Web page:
As we have shown, Picasso made considerable use of Surrealist devices such as linking heterogeneous elements and levels of reality, or the process of formal metamorphosis; but in doing so he was guided by conscious artistic objectives to a greater extent than the Surrealist painters. This does not mean that the unconscious does not influence his art. His works, like those of other artists, unquestionably contain dream-like and "archaic" elements (as the term is used in depth psychology), and symbols that spring from the collective unconscious.
Symbolic themes preoccupied and sometimes even obsessed Picasso in the 1930s when he came to grips with Surrealism. The period in question culminates with a kind of crystallization of the themes in Guernica, the masterpiece of our century. A discussion of Picasso's unconscious symbolism necessarily touches on various psychoanalytic and even psychiatric interpretations of his works. These have been unsuccessful because they did not pay sufficient attention to the specifically artistic content of these' works. Hence it is not surprising that Picasso reacted rather violently to C. G. Jung's characterization of him, on the occasion of the Zurich exhibition of 1932, as a "schizophrenic." On the other hand Picasso himself pointed to a more fruitful approach when he declared in 1935 that a photographic record of the transformations of his pictures might be useful: "Possibly one might discover the path followed by the brain in materializing a dream." Only by following the symbolic themes in a number of related works which "the painter paints to unload himself of feelings and visions," can we hope to discover their meanings at least in rough outline. Accordingly our discussion will begin with the early works.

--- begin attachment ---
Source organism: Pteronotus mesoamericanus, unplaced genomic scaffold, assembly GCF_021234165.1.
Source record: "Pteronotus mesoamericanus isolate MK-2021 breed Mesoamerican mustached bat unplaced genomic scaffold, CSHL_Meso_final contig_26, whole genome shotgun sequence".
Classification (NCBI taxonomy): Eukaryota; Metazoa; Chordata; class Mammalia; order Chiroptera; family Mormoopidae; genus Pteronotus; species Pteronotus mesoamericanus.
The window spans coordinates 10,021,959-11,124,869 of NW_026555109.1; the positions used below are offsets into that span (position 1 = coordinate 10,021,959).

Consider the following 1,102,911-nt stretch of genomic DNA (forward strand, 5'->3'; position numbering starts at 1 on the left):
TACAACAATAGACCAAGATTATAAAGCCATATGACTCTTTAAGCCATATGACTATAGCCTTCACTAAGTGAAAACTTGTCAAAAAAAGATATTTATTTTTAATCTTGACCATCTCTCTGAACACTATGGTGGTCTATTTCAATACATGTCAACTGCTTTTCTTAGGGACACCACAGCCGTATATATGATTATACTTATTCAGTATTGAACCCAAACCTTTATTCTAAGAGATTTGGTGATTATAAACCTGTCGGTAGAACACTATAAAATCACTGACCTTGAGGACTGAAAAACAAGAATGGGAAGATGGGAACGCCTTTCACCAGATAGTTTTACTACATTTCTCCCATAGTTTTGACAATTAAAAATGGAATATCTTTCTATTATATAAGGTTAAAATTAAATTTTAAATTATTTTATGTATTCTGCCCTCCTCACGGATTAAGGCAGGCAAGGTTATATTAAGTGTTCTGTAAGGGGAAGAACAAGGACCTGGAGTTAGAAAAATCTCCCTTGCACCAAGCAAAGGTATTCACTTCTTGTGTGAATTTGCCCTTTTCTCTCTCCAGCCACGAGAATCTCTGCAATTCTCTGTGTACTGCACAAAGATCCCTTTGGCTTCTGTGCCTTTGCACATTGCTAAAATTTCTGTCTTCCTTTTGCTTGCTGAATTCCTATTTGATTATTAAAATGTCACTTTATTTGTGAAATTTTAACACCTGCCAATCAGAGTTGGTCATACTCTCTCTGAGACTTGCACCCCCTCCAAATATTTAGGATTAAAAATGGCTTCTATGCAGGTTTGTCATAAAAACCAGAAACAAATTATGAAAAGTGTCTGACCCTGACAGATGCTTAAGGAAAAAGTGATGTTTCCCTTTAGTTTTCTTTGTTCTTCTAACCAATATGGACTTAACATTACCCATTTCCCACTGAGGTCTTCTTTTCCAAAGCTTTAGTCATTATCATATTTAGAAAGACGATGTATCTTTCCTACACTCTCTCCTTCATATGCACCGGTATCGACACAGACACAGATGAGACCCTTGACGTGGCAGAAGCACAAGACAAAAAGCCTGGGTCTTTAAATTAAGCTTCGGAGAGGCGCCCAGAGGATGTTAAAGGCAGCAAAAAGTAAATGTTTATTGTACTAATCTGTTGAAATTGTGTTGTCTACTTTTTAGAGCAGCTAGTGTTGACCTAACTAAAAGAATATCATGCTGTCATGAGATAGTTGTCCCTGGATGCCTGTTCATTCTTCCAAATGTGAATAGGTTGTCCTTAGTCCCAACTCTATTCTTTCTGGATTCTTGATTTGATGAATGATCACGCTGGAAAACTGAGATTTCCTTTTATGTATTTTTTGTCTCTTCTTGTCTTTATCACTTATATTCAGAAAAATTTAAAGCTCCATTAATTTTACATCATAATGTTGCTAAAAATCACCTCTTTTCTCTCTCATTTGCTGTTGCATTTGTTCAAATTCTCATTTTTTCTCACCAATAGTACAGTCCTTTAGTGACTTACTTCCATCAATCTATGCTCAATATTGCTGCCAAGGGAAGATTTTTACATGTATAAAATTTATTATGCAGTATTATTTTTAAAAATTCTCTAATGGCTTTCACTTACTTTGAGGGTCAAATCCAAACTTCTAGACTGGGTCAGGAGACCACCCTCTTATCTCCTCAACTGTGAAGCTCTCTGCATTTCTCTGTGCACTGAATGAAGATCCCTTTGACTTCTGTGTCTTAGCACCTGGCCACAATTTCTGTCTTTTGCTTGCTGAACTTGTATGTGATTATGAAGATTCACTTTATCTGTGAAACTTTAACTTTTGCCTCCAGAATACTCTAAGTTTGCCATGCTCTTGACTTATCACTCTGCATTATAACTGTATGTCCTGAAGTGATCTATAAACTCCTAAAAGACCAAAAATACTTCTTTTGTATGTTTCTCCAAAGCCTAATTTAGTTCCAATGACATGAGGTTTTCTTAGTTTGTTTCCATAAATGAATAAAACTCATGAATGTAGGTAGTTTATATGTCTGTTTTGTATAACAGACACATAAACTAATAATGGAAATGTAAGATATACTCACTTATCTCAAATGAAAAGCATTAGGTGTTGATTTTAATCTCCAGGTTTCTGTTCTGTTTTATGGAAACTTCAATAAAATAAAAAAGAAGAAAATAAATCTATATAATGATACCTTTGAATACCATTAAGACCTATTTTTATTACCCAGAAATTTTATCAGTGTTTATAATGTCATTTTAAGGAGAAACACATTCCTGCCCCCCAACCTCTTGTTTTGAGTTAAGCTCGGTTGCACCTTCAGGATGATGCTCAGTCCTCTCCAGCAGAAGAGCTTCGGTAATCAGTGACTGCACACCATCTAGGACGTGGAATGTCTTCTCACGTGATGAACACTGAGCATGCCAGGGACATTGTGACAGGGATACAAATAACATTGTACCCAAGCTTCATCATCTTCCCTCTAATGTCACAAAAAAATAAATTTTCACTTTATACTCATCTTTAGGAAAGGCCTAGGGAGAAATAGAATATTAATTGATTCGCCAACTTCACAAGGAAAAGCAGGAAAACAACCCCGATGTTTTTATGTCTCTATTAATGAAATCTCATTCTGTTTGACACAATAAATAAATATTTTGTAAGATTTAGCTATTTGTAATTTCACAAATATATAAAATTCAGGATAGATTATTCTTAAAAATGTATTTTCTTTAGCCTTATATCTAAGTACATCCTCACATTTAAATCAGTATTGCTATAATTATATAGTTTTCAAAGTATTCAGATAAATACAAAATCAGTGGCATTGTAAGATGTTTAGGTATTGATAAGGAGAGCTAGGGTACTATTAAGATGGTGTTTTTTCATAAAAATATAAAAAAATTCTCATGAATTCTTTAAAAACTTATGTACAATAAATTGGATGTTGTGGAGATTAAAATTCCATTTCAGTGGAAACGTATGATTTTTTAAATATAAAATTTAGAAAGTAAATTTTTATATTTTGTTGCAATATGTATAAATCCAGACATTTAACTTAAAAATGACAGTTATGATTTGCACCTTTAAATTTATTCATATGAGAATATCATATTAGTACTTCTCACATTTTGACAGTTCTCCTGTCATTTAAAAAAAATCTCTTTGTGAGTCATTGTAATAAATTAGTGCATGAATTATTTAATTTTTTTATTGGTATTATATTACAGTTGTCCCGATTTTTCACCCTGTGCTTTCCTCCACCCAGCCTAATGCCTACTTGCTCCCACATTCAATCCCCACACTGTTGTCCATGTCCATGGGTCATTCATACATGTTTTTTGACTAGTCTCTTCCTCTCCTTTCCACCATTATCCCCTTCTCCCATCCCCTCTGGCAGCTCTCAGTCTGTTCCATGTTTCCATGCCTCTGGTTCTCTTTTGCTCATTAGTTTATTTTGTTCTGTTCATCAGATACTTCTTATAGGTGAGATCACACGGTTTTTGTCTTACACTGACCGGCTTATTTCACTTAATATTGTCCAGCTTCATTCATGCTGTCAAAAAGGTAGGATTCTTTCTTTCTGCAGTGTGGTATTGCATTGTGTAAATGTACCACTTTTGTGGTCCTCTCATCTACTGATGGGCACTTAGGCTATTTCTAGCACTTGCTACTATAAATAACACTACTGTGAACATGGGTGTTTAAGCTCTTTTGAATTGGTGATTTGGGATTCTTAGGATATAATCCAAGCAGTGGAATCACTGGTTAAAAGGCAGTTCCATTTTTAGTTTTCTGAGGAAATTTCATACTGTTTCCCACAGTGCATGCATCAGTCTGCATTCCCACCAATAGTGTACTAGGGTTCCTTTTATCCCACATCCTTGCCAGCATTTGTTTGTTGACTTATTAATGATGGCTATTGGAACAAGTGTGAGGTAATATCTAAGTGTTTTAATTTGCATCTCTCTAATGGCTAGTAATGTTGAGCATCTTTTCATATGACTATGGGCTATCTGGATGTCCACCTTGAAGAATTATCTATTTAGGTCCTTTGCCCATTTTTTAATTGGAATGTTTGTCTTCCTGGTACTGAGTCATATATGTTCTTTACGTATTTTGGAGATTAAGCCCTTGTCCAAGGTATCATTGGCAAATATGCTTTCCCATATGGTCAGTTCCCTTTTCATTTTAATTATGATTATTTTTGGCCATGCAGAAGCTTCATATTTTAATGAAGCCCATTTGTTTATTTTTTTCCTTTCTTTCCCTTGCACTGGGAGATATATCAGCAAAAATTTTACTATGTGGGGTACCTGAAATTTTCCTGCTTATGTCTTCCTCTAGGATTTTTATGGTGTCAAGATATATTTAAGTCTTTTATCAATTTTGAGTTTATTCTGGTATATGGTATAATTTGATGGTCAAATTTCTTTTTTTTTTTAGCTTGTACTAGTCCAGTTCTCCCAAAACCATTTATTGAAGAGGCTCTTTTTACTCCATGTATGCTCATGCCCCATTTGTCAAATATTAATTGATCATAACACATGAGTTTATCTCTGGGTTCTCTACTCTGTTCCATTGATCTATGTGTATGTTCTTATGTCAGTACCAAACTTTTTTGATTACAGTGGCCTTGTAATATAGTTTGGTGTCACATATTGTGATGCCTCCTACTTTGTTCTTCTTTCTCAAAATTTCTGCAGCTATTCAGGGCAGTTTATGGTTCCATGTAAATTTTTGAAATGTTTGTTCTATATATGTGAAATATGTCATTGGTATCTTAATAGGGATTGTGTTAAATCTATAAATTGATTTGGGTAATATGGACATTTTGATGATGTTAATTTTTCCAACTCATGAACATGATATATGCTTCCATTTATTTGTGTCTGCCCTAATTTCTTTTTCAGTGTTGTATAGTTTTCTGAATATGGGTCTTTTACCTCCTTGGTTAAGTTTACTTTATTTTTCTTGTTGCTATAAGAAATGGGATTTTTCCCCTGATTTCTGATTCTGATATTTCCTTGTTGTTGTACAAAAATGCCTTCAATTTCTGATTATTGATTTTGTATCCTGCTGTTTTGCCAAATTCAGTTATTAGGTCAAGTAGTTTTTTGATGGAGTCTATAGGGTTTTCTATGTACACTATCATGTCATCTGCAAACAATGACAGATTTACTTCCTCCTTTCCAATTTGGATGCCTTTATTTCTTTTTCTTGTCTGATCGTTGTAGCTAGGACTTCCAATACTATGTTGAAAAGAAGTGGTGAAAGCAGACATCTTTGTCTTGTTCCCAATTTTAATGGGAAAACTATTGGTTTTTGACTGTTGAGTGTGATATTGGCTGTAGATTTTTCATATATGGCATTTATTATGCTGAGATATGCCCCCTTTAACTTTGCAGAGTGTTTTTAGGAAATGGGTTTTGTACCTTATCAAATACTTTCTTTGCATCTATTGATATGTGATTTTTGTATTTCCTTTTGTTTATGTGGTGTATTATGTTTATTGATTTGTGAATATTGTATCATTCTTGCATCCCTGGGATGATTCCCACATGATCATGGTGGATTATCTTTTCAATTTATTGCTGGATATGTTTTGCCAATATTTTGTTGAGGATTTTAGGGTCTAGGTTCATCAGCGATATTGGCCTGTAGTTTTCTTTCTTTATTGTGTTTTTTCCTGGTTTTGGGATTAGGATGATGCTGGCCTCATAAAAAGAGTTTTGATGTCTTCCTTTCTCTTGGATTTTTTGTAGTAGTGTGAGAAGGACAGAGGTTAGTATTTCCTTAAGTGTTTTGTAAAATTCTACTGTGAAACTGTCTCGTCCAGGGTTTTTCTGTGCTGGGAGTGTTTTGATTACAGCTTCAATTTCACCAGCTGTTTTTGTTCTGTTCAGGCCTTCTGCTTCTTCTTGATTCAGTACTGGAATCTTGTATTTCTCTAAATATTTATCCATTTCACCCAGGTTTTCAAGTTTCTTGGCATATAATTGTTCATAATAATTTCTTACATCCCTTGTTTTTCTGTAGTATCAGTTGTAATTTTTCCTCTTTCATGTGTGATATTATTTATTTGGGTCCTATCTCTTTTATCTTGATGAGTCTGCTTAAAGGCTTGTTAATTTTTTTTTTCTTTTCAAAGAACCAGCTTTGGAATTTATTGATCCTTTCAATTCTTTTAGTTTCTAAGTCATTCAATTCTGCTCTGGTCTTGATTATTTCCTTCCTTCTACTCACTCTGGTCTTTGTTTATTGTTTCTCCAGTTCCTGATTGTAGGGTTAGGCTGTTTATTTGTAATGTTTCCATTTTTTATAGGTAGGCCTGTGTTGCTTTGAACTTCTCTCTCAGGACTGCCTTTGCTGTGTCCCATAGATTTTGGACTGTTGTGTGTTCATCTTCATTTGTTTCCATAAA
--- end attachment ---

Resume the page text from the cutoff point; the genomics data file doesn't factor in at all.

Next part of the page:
We have two pen drawings enriched with colored chalk, dating from 1901, in which the two main protagonists of Picasso's symbolic works, the bull and the horse, are rendered in a relatively objective manner: the bull, which is light in color, is shown in repose, without indication of sex; the horse is dark, and is built like the elegant saddle horses that Liebermann was fond of painting, and may reflect Picasso's fashionable preoccupations in Barcelona at that time. Characteristically, it is a mare—as is usually the case in the later works. During the same year
(p. 207) Seated Woman 1927